Over the following several days, high pressure near the Mid-Atlantic coast will drift southeastward out into the Atlantic Ocean.
It will essentially get moored east of the Bahamas and ridging westward across the Florida peninsula through next week, according to forecasts. Low-level winds will change from the northeast to the east tonight, then from the east to the southeast on Friday, and finally from the south to the southwest throughout the weekend and next week.
As a result of the south to southwest flow developing, we'll only see a slight rise in wind speeds along the shore each afternoon, reaching about or just around ten mph.
With no rain anticipated for the next week, temperatures will gradually moderate back to a couple of degrees above normal by this weekend and continue to rise next week as deep layer ridging takes hold.
However, light winds and ERC values below critical levels will prevent the area from seeing Red Flag conditions this afternoon due to drier air above the region.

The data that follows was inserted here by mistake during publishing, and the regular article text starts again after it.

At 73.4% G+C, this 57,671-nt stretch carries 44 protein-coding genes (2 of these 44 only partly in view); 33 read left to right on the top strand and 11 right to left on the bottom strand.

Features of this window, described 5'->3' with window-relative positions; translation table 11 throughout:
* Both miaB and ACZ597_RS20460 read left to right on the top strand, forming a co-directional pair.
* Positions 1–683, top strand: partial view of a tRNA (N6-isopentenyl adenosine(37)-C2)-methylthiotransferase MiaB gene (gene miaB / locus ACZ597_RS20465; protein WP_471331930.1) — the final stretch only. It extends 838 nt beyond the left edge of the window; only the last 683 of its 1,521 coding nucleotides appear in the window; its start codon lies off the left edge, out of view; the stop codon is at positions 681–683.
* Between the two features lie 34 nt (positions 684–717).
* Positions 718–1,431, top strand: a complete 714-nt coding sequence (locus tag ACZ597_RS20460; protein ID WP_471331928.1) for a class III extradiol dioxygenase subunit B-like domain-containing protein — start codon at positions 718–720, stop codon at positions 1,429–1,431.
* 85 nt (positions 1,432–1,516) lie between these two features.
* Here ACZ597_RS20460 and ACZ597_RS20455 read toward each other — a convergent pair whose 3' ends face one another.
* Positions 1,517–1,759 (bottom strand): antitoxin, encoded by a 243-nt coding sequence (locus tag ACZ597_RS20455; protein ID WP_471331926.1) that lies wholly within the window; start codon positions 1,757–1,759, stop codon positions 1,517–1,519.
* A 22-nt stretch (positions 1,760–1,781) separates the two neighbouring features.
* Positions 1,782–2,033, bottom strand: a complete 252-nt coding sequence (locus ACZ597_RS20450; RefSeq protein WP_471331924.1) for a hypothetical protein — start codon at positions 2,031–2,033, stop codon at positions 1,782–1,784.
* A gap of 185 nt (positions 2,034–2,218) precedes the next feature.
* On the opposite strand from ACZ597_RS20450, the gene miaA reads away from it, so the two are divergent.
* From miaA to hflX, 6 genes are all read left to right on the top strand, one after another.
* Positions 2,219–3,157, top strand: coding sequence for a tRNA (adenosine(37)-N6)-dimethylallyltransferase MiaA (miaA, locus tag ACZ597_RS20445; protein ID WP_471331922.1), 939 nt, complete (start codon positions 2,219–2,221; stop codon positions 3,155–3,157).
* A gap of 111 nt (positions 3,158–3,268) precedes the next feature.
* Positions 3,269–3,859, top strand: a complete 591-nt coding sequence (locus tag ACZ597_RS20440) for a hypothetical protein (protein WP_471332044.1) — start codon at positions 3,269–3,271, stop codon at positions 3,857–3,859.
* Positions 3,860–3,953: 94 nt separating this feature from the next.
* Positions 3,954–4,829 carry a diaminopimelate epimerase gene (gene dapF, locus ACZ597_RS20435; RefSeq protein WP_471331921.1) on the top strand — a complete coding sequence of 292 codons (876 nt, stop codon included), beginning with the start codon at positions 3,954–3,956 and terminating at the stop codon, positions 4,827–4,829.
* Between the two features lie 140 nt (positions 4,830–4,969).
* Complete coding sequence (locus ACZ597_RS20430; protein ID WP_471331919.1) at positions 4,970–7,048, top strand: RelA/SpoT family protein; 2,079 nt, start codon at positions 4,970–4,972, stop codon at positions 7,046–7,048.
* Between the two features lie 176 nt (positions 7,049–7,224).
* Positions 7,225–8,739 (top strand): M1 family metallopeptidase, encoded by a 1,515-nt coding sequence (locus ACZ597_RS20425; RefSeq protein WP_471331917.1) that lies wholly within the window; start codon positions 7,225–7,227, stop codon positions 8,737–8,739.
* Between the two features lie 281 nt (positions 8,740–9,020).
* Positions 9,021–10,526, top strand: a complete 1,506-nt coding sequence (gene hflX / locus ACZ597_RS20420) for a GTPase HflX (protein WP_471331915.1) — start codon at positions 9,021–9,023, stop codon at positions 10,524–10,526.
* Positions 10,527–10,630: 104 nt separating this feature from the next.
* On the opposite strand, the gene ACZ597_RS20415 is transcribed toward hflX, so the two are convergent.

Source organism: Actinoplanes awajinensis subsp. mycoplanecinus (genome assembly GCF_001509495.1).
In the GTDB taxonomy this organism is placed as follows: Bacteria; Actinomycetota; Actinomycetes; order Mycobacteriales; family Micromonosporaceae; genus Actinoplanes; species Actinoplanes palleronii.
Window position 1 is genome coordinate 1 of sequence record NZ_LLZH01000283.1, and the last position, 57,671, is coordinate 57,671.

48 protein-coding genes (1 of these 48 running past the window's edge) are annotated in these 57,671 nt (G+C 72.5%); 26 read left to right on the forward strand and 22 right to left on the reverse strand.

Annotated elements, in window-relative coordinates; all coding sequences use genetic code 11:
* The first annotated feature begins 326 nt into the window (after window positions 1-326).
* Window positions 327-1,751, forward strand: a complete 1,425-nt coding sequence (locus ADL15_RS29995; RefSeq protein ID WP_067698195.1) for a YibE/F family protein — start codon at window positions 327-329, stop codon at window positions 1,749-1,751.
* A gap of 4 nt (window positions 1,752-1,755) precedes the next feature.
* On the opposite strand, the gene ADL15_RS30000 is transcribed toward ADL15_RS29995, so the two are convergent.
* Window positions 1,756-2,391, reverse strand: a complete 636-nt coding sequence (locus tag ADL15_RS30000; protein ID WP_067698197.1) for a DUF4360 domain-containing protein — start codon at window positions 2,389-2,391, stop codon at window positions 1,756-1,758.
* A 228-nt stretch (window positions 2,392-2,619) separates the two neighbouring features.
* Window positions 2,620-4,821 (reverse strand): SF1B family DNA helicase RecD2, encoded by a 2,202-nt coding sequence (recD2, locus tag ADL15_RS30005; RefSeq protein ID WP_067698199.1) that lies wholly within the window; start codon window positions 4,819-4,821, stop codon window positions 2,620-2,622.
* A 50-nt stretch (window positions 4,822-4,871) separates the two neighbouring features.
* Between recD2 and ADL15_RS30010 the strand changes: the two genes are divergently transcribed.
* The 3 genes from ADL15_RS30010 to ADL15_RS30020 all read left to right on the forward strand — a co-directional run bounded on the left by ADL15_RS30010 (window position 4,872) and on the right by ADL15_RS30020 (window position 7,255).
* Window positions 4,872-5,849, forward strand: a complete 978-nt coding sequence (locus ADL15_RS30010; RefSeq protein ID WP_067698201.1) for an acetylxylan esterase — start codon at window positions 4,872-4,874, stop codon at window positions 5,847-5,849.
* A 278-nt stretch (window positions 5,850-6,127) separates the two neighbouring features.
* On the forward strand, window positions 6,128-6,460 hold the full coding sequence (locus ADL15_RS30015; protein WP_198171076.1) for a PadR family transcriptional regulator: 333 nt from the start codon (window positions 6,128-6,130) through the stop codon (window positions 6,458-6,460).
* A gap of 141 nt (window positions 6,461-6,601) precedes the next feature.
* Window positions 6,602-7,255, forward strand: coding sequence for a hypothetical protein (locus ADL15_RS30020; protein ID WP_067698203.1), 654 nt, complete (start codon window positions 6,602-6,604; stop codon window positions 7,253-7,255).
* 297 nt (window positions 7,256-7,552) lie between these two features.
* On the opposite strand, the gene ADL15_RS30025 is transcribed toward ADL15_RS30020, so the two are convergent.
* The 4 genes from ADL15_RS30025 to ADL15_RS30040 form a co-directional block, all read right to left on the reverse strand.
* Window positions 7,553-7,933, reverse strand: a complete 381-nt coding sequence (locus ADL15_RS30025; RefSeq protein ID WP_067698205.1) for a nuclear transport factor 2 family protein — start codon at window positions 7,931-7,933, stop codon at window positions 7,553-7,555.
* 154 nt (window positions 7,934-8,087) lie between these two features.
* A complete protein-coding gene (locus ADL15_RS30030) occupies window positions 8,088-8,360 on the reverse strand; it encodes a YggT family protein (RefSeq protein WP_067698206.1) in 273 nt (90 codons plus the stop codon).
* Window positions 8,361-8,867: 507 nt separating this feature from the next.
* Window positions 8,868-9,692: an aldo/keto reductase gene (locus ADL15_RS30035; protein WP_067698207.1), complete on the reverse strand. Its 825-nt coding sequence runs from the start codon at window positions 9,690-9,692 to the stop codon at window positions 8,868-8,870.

Critically low humidity values below 35 percent may be possible for a few hours this afternoon.
Low dispersions will be supported by light breezes of 20 feet or less and transport winds this afternoon and again on Friday.
Temperatures and humidity are forecast to rise gradually during the following holiday weekend, but there will be no Red Flag weather.
As high pressure rises over the area, the wind and waves over the Gulf of Mexico will continue to weaken and settle, resulting in calm boating conditions during the upcoming holiday weekend.
The northeast to east winds that will blow tonight will shift to the east to southeast winds that will blow on Friday, with an onshore sea breeze component forming near the coast throughout the day.
Winds will then shift from the south to the southwest over the weekend and into early next week.
The high-pressure system lowers southeastward across the Atlantic and settles over the southern Florida peninsula and eastern Gulf of Mexico seas.
Winds and waves should continue below 15 knots, with seas 3 feet or less, throughout the time, with no headline-grabbing weather predicted.
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